‘Are you sitting comfortably? Well, put your seatbelts on ‘cos you’re in for a harrowing ride, ‘cos this is Ill Manors where dark sh*t goes on at night.”
sitting comfortably? Well, put your seatbelts on ‘cos you’re in for a harrowing
ride, ‘cos this is Ill Manors where dark sh*t goes on at night.”
Only recently a place synonymous with glory, pride and national spirit, Ill Manors sees East London revert to
dark and gritty form. Set in a downbeat estate in Forest Gate, the film follows the interconnected lives and
exploits of eight characters who call the ’hood home. Kind of like a gangster Love Actually.
It’s an explosive opening, with title credits boasting striking images
of urban night time London set to Plan B’s
own track, ‘I am the narrator’; a genius mix of hip-hop meets classical, which
is worth a listen in its own right. There are chilling throwbacks to last summer’s
London riots and shots of the film’s protagonists indulging in their respective
vice. It is a strong start and sets the viewer up for what, by Ben Drew’s own admission, is
As would be expected, the language is heavy and frequent, there are
strong scenes of violence, and the subject matter is harrowing. We’re talking
close range shootings, prostitutes selling themselves for £20 to a chicken shop
man, and tings. The journeys we witness these characters undergo in this
dog-eat-dog world is upsetting at times, to the point of being almost unimaginable.
London can surely be dark, but is this really what the streets of Forest Gate are
like after sundown, or are we plied with a bit of macabre artistic license?
Either way, for 121 minutes, it’s worth suspending judgement and revelling in
the drama – watching from behind your hands is optional.
And let’s be honest, it’s probably not worth making the visit to find
Concerns about credibility are short-lived as it becomes clear there’s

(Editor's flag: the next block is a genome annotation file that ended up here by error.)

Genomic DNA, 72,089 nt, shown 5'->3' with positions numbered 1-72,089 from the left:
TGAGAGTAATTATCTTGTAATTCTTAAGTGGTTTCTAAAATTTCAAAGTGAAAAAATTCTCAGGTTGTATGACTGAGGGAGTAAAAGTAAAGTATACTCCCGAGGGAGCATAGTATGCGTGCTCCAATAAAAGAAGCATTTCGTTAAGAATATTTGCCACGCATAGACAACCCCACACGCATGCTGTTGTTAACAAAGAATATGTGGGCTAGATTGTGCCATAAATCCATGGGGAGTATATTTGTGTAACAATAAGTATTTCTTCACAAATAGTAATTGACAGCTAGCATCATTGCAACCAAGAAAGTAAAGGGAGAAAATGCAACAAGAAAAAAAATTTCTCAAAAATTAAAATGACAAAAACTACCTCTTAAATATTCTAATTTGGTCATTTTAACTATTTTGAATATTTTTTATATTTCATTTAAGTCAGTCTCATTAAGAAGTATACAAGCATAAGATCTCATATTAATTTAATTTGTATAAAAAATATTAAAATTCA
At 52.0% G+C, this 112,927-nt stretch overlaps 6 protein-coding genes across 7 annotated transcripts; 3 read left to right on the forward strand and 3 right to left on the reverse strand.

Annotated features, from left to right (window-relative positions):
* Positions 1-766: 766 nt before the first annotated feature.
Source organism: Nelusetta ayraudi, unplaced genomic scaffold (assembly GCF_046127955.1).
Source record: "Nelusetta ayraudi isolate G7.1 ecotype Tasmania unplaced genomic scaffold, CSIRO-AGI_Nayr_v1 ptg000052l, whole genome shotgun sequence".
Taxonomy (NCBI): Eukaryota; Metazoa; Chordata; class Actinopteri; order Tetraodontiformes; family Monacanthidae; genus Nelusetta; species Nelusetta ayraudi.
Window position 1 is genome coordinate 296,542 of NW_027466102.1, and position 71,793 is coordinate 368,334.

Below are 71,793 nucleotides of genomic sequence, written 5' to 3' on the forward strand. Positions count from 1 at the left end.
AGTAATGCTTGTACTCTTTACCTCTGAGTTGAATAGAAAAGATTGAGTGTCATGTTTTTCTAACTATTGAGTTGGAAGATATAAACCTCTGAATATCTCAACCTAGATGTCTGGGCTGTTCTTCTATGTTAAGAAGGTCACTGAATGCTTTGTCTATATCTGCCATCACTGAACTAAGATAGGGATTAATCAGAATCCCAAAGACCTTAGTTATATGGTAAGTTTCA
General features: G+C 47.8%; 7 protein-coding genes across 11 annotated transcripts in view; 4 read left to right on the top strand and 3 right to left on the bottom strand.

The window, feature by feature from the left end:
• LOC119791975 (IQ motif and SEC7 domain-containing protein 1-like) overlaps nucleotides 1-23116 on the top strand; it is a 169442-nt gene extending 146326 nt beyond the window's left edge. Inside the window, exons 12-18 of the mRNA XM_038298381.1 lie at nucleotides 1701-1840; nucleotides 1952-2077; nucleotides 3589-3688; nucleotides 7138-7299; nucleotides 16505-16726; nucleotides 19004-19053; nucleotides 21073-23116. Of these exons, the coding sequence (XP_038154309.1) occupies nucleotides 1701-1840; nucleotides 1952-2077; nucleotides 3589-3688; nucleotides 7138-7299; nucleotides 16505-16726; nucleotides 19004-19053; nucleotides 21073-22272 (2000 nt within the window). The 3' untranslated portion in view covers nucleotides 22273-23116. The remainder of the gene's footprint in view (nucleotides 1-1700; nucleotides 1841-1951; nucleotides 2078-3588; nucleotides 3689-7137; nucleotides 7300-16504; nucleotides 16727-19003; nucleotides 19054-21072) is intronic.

some real and authentic acting talent on show here. Drew prides himself in showcasing both professional actors – such
as Natalie Press and the popular Riz Ahmed who puts in a stirling
portrayal of the ‘bad-boy-trying-to-go-straight’ – and the hand-selected
complete unknowns. Ed Skrein particularly
shines as drug dealing geezer Ed.
It’s a real visual treat, with clever camera work, flashbacks and mobile
phone video footage gelled together to hipster effect. There’s also
interspersed music, with a track devoted to most characters, narrating their
back-story. A bit Sound of Music on
paper, but it works well and cuts out unnecessary exploratory storyline and
chat. In this way, the soundtrack massively makes the film and serves as a
constant reminder that this is actually quite an impressive debut for a
One thing that does remain unanswered is what Drew is trying to tell us; what’s the call to action? Though the
‘baddies’ certainly get their comeuppance, there are seemingly few concrete rewards
for the characters that ‘do the right thing’ or for those ‘trying to go
straight.’ There don’t seem to be any solutions proffered to the problems these
characters encounter, rather just a tragic nod to their cyclical nature. Just
as quickly as these characters’ stories unfold and reach their conclusion, there’s
a new wave of recruits willing to prove their mettle, queuing up to be embraced
in this ‘glamorous’ world of violence and destitution.
sits on the nurture over nature side of the fence and seems to suggest that so
long as there are neighbourhoods ruled by male pride and male fear, and plagued
by unsavoury upbringings, things will not change. A rather depressing conclusion
and potentially a missed opportunity to make a constructive statement.
Flimsy moral standpoint aside, this is a seriously promising debut that
should not only cement a directorial future but ignite a few acting careers to